Brokerage Firms Profit Off of 401(k) Rollovers at Investors’ Expense

shutterstock_115937266A recent article by Bloomberg highlighted a disturbing trend whereby brokers of independent brokerage firms have been able to make substantial profits while providing allegedly unsuitable investment advice and potentially tanking the retirement savings of potentially hundreds and maybe thousands of blue collar workers. These brokerage firms have been able to tap into large corporations with thousands of employees with 401(k) plans and convince them to rollover their accounts to their firm into IRAs. Once there, the brokers recommend unsuitable investments in an already tax-deffered account such as municipal bond funds and variable annuities. Some of the investments are extremely speculative and carry huge commissions and fees. In the end the brokers make hundreds of thousands in commissions while the investor is left with a depleted retirement account.

How the practice works is that brokers form connections with large employers in order to pitch their investment services to employees. Because the employer allows the broker to use their offices and facilities to pitch their investment services, employees often mistakenly believe that the company endorses or has otherwise evaluated the broker. In fact, these companies often have little to no relationship with the broker or a defined screening process.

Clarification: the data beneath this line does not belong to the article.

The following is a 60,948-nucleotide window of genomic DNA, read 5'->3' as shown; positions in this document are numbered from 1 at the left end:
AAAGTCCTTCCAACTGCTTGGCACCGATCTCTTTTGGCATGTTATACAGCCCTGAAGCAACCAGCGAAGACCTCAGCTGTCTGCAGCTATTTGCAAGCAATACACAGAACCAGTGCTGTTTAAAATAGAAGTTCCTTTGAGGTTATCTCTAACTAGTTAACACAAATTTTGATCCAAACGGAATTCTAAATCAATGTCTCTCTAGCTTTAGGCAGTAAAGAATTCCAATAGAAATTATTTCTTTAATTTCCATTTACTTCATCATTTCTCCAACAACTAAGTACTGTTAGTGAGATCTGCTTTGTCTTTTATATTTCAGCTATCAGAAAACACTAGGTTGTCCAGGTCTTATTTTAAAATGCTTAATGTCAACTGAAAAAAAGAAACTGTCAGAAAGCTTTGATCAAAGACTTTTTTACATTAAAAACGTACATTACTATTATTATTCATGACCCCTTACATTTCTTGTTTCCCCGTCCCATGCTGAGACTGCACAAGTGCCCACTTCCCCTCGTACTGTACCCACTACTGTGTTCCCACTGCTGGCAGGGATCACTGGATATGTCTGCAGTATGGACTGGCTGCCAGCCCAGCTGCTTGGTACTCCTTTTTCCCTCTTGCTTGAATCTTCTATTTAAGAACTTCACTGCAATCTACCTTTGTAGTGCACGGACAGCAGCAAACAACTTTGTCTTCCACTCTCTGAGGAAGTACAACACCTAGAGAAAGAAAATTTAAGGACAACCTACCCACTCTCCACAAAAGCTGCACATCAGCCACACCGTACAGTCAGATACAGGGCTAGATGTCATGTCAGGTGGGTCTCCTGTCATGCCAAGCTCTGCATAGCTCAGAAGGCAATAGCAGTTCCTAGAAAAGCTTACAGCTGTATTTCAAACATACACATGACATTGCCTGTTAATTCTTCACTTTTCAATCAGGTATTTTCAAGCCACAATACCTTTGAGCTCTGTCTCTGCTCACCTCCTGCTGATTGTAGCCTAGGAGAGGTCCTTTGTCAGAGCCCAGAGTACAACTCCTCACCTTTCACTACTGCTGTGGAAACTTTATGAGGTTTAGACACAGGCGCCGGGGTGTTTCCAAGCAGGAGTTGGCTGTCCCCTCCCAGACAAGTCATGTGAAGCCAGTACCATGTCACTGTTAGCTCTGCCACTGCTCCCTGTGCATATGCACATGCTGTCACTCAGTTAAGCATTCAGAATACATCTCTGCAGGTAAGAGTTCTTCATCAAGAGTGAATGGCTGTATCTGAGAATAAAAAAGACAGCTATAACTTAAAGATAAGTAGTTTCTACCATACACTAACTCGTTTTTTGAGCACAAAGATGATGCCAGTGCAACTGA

According to Bloomberg, employees shifted $321 billion from 401(k)-style plans to individual retirement accounts in 2012. As a result, IRAs account assets are up to $6.5 trillion, more than the $5.9 trillion contained in 401(k)-style accounts. However, the shifts have been used by some Wall Street firms to profit at their client’s expense. IRAs often charge higher fees than 401(k) plans which provides brokers an incentive to promote rollovers.

In a typical 401(k), an employee sets aside money that their company often matches and allows the employee to invest in mutual funds. The funds aren’t taxed until withdrawal. When an employee leaves the company they can leave the money in the account, roll it over into an IRA, transfer it to another 401(k), or cash out the account and pay taxes. When employees choose to rollover into an IRAs with financial companies it preserves their tax deferral. While 401(k)s offer fewer investment choices than IRAs held at full service brokerage firms, large companies can negotiate for institutional discounts on the mutual funds they select. As a result, 401(k) participants often pay less than half the average percent of annual expenses as IRA investors.

A Bloomberg investigation found that employees at companies such as Hewlett-Packard Co., United Parcel Service Inc., and AT&T, have complained that brokers have persuaded them into rolling over their 401(k) accounts into unsuitable IRA investments. One broker with AIG company, FSC Securities Corp., allegedly cold-called employees of UPS according to a June 2013 complaint. Nine customers, including six UPS employees, alleged to have lost more than $1 million when broker Brian G. Brown rolled over their retirement accounts into risky oil and gas private placements, they said. Brown left FSC in 2010 to work for The Strategic Financial Alliance, Inc.

To be continued in Part II.

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